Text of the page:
#6 and #7 were staples of my childhood. And the Boxcar Children (but they never really argued, which was a little strange in my loud and fiery family.)
I grew up with The Country Bunny. I knew I wanted it for my own kids one day, so had actually bought my own copy before I was even married! I like the part when the Grandfather bunny says her babies must take up all her time, and she answers, "When they were babies, that was so, but now they are so well trained that they do most of the work for me." Ha – this is my grand plan 🙂
I keep an eye out for books about big families as well, but I haven't had a lot of luck in the picture-book department. I can think of one where the character has a bunch of kids at the end (George's Store by Frank Asch) and one where the character wants to have a big family one day (When Bunny Grows Up by Patricia and Richard Scarry).
That's all I'm thinking of right now. Thanks for the post.
These are all good picture books. Thanks for sharing. Another one that we like is So Many Bunnies.by Rick Walton.
I have a question about the Amazon links – if I click and then put it in my wish list, instead of my cart, when I eventually do buy it do you still get the credit? I want you to get the credit, so I want to make sure this works. If it doesn't I'll just come back to this post when I'm ready to buy!
Thanks Kati, that's kind of you to ask. I didn't know the answer, but I looked it up and it appears that the referral lasts for 24 hours then disappears. But blogs get referral credits on any purchase you make on Amazon when you click through to Amazon from that blog, not just products specifically recommended on the blog. I can't get credits for my own purchases, so I try to remember to always click through to Amazon from one of the blogs I follow, just so someone gets the credits. It's an extra step, and I don't always remember, but I try to.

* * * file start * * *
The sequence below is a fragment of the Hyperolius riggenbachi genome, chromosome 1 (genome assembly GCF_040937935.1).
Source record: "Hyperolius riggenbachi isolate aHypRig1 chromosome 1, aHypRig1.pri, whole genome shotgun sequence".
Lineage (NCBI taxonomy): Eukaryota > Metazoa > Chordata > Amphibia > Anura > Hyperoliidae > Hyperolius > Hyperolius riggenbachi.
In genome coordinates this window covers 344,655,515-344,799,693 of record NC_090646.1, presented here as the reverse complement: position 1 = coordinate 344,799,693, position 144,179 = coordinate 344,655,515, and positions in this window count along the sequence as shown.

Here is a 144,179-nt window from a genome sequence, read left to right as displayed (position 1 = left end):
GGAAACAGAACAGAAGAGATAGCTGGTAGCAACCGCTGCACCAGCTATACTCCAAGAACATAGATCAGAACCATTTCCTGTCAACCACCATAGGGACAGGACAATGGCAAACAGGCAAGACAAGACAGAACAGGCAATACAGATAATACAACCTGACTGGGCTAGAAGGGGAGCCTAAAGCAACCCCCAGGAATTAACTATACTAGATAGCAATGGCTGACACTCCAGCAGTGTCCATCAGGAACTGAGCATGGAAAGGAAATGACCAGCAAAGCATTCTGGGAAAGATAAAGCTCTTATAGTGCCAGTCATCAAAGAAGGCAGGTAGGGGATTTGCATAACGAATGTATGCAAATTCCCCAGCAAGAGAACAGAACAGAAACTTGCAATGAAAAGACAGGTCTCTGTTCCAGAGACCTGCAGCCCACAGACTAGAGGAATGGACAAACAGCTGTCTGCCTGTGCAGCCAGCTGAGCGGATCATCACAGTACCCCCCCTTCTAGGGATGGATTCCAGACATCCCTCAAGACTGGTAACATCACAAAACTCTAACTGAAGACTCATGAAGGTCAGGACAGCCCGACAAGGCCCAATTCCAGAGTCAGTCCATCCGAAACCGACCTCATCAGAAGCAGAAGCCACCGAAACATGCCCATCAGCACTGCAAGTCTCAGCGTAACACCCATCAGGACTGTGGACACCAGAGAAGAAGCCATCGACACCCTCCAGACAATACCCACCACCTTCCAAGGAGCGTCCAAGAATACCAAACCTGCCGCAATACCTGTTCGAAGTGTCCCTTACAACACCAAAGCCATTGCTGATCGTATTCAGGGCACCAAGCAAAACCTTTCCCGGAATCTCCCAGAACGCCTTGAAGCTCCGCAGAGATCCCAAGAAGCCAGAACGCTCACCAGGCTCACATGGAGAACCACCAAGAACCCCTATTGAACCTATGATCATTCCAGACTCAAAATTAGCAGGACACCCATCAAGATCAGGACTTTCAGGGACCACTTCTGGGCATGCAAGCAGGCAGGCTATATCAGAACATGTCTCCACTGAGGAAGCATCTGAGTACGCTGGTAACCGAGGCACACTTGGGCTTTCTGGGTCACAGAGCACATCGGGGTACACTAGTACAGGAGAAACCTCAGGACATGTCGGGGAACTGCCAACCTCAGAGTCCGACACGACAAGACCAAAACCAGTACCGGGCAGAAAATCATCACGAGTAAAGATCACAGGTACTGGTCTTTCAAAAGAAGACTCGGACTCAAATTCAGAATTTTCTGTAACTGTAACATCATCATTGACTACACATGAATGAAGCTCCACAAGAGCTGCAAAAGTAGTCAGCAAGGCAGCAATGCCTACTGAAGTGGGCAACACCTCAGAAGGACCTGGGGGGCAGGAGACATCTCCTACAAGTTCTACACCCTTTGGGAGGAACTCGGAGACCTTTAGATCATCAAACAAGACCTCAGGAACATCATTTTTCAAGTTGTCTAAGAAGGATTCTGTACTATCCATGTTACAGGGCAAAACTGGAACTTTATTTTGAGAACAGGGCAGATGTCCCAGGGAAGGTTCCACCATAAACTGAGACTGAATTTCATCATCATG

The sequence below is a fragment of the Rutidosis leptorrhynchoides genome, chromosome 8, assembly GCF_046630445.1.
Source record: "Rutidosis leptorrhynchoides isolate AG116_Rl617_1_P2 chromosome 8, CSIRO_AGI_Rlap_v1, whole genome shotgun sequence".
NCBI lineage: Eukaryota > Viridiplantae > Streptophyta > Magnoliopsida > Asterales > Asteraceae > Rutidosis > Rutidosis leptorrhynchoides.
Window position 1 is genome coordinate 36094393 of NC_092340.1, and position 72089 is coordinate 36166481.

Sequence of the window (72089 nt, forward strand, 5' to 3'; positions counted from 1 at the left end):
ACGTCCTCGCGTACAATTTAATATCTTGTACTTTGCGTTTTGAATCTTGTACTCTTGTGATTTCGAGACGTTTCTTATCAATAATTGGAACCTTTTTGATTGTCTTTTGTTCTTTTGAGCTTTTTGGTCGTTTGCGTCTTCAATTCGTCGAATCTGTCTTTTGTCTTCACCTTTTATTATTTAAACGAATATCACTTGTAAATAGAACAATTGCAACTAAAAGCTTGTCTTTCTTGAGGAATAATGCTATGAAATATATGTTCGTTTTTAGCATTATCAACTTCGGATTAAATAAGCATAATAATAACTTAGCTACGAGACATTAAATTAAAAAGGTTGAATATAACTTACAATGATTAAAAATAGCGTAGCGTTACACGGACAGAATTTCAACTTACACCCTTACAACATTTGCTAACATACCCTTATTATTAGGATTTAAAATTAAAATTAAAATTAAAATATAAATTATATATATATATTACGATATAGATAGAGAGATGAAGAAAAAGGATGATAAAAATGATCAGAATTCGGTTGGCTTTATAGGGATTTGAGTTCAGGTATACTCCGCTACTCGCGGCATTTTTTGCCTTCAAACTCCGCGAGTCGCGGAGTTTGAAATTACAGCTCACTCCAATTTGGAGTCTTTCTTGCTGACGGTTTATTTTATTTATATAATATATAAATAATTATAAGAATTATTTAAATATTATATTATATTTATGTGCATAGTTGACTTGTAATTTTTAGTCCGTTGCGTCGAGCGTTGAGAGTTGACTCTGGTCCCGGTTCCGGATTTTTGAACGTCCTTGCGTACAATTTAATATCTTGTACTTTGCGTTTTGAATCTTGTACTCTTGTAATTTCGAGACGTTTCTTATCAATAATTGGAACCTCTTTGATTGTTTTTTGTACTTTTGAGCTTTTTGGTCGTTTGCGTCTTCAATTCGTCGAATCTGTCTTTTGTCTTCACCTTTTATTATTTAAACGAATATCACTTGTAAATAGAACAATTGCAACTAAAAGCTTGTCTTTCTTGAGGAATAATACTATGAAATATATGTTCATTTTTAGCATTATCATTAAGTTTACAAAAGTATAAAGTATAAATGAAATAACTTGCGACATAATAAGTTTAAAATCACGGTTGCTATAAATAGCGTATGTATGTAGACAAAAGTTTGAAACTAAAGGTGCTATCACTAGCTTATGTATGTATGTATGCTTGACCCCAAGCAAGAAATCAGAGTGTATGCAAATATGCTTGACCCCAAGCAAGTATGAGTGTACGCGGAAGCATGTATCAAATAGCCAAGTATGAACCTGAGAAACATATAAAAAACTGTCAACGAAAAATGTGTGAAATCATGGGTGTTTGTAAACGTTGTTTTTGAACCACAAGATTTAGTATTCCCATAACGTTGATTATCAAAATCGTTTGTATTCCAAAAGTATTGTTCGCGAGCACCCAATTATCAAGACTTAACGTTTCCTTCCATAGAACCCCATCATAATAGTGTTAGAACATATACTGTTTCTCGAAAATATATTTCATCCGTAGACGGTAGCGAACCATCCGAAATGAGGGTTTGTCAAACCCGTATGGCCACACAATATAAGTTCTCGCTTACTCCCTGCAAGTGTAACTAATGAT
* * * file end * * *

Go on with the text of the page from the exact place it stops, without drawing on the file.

If you wanted to get to Amazon from this blog, there's a link on the sidebar.
Thanks for the question!
Thanks for the list! I will link up through amazon when I am working on my curriculum order.
Great list! The Country Bunny was a recent discovery for me, and it became an automatic favorite. I'm relatively confident that someday I'll be able to read it without getting teary.
We love Heckedy Peg by Don and Audrey Wood. My 4 year old daughter can read it by heart, which is saying something because it's on the longish side for picture books. Seven mostly good children have a lapse in judgement which almost costs them their lives. Clever mother saves the day. The witch is scary looking which my kids enjoy. Fairy-tale like.
Putting these books on the list. Thanks.